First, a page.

IP welcomes the government’s increased recurrent funding and one-time fund allocation, at the same time, IP stressed on the importance of the government to further its efforts specifically in cultivating local talents. According to IP, a great number of doctoral graduates and scholars in Hong Kong came from overseas or China. He expects the government to provide better support for local scholars and students, encouraging them to enroll research postgraduate programs, as well as providing better opportunities for these students in pursuing a career of research and development upon graduation. To enhance Hong Kong’s competitiveness, IP deems it is important for local students to opt into a career of research and development, hence ensuring sufficient talents in the future.
Consulting Authorities may be Necessary when Establishing Strategic Planning for R&D
Currently, the Collaborative Research Fund, the Theme-based Research Scheme, and the Areas of Excellence Scheme under the University Grants Committee are responsible for supporting collaborative academic research across UGC-funded universities. The Task Force recommended the UGC to consider the possibilities of combining the three funding schemes, with the new funding scheme as to provide support to the setting up of joint research institutes across universities, encouraging institutions to conduct research on topics of strategic importance. Definitions of “strategic importance”, as proposed by the Task Force, shall be subjected to consultation with the government and universities in order to address challenges facing by the society. President of the HKPTU FUNG Wai-wah expressed his concerns on this recommendation, stating that for the government to lead the strategic planning of R&D may not be ideal, that “if the government intends to incentivize research on “Belt and Road” or the Bay Area, scholars are likely to develop research planning on such issues in order to compete for funding, resulting in over emphasis on a specific aspect among universities in research”. FUNG stressed on the potential shortcomings of such recommendation, in which the academia overlooks or neglects other equally significant research topics in favor of research topics likely to be granted funding, resulting in overly specific and unified research areas among universities.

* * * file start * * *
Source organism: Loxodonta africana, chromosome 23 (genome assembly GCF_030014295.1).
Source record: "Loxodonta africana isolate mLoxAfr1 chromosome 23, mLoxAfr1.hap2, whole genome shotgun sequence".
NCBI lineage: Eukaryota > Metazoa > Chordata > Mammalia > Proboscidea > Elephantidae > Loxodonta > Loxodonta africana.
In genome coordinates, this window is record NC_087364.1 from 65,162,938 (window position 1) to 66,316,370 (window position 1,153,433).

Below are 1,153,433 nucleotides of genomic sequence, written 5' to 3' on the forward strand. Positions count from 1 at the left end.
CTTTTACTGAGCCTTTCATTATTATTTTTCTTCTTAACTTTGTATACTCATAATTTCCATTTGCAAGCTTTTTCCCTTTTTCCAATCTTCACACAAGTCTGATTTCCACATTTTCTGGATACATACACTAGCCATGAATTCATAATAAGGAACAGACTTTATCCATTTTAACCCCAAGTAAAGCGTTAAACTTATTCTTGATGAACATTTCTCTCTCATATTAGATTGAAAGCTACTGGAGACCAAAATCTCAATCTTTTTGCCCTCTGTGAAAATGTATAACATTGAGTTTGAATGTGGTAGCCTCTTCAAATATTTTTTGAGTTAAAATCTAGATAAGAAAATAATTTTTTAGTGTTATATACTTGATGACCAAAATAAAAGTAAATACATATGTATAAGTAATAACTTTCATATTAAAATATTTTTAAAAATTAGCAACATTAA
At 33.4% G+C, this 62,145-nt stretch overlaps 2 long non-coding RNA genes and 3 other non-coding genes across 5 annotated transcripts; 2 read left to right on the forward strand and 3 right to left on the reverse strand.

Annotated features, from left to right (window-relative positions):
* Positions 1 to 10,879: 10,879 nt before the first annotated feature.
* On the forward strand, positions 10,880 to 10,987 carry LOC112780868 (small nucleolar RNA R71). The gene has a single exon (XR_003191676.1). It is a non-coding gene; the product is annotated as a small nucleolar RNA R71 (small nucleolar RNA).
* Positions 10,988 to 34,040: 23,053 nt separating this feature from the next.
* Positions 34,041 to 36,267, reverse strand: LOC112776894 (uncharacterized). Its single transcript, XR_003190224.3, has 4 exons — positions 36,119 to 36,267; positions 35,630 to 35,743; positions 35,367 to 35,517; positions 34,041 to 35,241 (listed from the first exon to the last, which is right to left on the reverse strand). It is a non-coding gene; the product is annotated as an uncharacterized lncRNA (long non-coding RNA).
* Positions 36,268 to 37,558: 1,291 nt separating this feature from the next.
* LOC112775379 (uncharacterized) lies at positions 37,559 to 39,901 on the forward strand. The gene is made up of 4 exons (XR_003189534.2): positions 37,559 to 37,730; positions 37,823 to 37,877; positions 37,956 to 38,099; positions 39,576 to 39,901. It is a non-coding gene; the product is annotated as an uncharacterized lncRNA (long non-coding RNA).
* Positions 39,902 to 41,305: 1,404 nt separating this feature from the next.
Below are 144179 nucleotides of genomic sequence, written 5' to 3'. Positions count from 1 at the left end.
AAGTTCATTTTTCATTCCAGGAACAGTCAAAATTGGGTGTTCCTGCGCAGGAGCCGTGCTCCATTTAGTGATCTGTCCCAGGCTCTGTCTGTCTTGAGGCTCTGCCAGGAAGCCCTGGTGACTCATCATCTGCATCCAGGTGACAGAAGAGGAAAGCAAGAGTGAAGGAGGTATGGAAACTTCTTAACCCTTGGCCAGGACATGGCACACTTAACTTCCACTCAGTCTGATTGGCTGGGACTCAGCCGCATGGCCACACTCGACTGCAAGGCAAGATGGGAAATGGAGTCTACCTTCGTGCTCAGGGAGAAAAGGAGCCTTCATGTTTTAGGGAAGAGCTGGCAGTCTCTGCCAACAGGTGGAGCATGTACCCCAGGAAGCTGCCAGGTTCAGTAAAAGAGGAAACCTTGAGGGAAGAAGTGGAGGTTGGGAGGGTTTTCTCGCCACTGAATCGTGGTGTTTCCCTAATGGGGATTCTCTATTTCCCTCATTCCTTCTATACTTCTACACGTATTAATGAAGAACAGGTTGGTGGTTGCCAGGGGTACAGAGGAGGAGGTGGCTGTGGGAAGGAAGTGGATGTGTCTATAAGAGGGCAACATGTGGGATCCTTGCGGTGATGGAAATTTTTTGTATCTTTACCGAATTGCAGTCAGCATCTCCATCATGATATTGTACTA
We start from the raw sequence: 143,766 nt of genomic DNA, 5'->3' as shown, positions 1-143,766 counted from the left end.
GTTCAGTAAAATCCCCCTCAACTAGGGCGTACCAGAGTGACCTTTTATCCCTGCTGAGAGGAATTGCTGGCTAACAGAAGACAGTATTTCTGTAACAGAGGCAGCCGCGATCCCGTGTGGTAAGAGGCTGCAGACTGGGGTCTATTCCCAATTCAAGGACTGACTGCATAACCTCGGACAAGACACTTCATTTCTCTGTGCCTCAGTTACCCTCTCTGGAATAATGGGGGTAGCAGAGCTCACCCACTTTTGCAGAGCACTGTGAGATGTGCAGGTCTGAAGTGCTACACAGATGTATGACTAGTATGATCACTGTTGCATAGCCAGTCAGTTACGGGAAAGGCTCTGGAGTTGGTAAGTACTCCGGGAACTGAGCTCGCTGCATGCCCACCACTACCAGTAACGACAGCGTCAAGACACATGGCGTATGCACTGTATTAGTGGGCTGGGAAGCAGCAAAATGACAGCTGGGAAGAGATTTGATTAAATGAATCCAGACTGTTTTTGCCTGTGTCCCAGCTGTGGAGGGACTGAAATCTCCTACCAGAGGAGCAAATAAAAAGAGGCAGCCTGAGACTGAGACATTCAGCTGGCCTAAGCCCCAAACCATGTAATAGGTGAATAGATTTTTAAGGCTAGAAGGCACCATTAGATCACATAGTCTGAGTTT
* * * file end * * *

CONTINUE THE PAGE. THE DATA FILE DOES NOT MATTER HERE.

Neither Research or Education should be Slighted
FUNG also stressed on the HKPTU’s support on the government in increasing funding to support research in the academia. At the same time, FUNG pointed out the strong tendency among universities in favoring research at the expense of teaching. For the Task Force’s proposal to increased $2 billion funding to be granted on competitive basis, and the newly introduced fellowship to meet only the needs of a small proportion of research fellows, the recommendations of the Task Force may further intensify the tendencies of universities to emphasize on research in order to compete for funding and resources. While increasing funding allocated for academic research, the HKPTU deems it equally important for the government to ensure universities puts equal emphasis on teaching, including to stop all teaching staff lay-offs and employing teaching staff on part-time basis. The HKPTU sees it to be a solution ensuring research fellows at universities are given sufficient resources, while teaching staff are ensured proper respect and remuneration.